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Why Nashville needs better than bland, play-it-safe sports teams

The Tyranny of the Tepid


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In the pre-Super Bowl media morass, several outlets pricked up their ears when Randy Moss said he was "blackballed" during his time in Nashville in two-tone blue. But among those who watched the Tennessee Titans' disastrous collapse back in 2010, the news didn't come as a surprise.

Nobody in Nashville clutched their pearls or dove for the fainting couch when Moss — the self-proclaimed greatest receiver of all time — said his former team had showed no interest in his once-in-a-generation skill set.

For his last eight games with the team, fans could only watch as the once-acrobatic master of the improbable reception was gelded. As a Titan, Moss devolved into a skinny, speedy offensive tackle. He became essentially a lighthouse in Kansas — a tremendous structure rendered useless by his location.

None of this was Moss' fault. By all accounts, he was a good teammate and a hard worker who did what was asked of him in his exile on Woodland Street. It wasn't his fault the Titans sank slowly into the muck like Venice in the rainy season.

Moss was truly mishandled. And he's hardly alone in Nashville's brief history of big-time pro sports.

In sports, as in music, Nashville pats itself on the back for all the stars it has created. Unmentioned are the stars it has neutered.

There was Moss. There was Alexander Radulov, a nearly limitless hockey talent, who manifests his verve on the ice in every game and delivers dizzying goals with the insouciance of a preternatural scorer. But all too often, off the ice, he had trouble submitting to the strictures of Barry Trotz's methods.

Nashville's sports teams follow the same industrial tool-and-die methods as its music industry. At their best, the Titans and Predators — like the wonderworkers on the Row — take marginal talent and submit it to the forge, smoothing away the rough edges and mass-producing useful if unspectacular clones. The unobtrusive, unoffensive steady role players they grind out at Fifth & Broad and on the East Bank are the equivalent of whichever Auto-Tuned single peaks this week at No. 19.

There's method to this mundanity. It's a tactic from the Eli Whitney playbook — interchangeable parts make maintenance a snap. Impulsive, erratic, exciting genius is as hard to reproduce as it is to find. But injured receivers and underperforming forwards can be replaced by duplicates, just as one white hat-wearing twangster can sing as ably about his pick-up as another.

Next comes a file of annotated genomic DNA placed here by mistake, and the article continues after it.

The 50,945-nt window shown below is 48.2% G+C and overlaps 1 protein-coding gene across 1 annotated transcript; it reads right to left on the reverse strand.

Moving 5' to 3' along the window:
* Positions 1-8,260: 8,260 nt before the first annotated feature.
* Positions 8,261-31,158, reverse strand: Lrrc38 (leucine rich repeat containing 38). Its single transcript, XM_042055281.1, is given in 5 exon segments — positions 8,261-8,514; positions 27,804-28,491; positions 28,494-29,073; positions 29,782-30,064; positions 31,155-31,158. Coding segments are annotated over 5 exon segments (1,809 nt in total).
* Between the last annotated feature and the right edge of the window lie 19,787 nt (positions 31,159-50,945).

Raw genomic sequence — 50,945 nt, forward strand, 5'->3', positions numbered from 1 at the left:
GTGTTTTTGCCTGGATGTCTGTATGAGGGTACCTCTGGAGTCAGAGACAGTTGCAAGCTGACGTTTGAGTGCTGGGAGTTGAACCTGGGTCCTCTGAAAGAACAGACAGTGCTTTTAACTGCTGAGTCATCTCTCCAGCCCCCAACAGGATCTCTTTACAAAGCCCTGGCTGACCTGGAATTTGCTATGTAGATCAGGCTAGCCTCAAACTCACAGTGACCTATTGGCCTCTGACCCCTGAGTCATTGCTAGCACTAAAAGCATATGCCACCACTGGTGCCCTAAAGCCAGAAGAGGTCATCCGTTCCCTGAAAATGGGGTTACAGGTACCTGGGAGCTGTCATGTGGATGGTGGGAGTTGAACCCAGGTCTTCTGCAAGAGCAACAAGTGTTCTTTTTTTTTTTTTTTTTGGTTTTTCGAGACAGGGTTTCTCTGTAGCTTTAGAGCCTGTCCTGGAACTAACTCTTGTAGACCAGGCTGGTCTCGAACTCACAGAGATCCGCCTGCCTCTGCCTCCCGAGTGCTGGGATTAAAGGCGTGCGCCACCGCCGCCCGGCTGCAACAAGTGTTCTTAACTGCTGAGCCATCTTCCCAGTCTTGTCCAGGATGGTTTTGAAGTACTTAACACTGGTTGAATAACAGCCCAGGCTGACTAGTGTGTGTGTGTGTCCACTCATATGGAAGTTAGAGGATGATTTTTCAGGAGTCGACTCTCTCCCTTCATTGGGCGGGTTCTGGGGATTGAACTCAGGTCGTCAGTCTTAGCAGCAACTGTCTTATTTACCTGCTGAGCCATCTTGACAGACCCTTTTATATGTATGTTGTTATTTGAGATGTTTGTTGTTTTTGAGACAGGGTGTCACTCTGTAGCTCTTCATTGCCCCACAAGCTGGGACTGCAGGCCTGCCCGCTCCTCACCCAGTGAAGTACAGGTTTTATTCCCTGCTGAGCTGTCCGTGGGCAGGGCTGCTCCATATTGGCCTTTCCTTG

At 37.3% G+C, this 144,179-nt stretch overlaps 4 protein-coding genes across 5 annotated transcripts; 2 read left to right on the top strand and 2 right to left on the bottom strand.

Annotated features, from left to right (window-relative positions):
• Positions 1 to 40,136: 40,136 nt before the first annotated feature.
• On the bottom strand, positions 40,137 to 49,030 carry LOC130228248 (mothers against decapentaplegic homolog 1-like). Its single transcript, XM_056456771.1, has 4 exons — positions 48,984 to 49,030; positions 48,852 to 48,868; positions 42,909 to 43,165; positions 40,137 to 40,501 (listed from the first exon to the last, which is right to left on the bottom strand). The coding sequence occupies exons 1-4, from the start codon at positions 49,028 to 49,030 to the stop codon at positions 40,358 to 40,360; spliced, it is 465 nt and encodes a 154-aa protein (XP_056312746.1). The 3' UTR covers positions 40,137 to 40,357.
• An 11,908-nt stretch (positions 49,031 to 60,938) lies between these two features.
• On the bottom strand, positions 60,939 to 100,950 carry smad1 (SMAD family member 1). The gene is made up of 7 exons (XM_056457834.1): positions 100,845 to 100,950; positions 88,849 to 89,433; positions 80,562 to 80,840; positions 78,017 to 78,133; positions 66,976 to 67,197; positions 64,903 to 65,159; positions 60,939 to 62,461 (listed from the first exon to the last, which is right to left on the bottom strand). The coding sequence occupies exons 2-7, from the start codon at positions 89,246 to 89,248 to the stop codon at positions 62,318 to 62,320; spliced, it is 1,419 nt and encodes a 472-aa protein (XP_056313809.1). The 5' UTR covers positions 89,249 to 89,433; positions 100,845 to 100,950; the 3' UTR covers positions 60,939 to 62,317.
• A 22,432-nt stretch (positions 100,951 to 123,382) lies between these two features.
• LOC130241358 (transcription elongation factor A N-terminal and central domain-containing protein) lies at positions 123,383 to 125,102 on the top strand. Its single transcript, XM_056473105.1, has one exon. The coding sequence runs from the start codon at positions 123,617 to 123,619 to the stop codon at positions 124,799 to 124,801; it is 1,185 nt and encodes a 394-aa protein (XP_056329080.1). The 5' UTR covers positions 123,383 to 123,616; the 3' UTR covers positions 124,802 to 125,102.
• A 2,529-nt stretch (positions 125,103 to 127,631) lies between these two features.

Culturally, that principle works too. We are used to this conveyor-belt star system in the Music City — and not just because of our most famous industry.

Nashville is still an immature professional sports town. Much of our fandom derives from following college sport, where one player replaces another down the line — an endless succession that reaches back the way ecclesiastics do to St. Peter. College sports are an education in loving the logo on the front and not the name on the back, because those nameplates turn over infinitely like the wake of barges lapping the shore. In a town learning what it's like to be a world-class city, safe sells.

Thus we get the Titans, with their tradition of riskless offense, and the Predators with their endless supply of hardworking third-liners — teams that decided early they'd appeal to the fattest part of the bell curve. Even the rare superstars — McNair, George, Weber, Rinne — are carefully constructed not to anger, upset, offend or otherwise increase the blood pressure in any substantial way.

Consider it another lesson learned from Music Row. Country music sells, in part, because it appeals to the many Americans who relate to tales of heads-down hard work, modern American pastorals in warm colors. And if God made a farmer, Barry Trotz made a grinder.

Nashville is starting to mature, however. We're starting to recognize that reaping the reward of sublime talent often means tolerating — perhaps even one day embracing — the bombast and bluster of a substantial ego.

With just a little swagger and a little snarl — think Johnny Cash letting fly the digitus impudicus at Folsom and at the Music City machine — the Titans and Predators can grow out of being alternately adorable and awkward. And the teams will evolve from occasional good-enoughs into full-grown self-assured brawling badasses.

And maybe we'll grow up with them.



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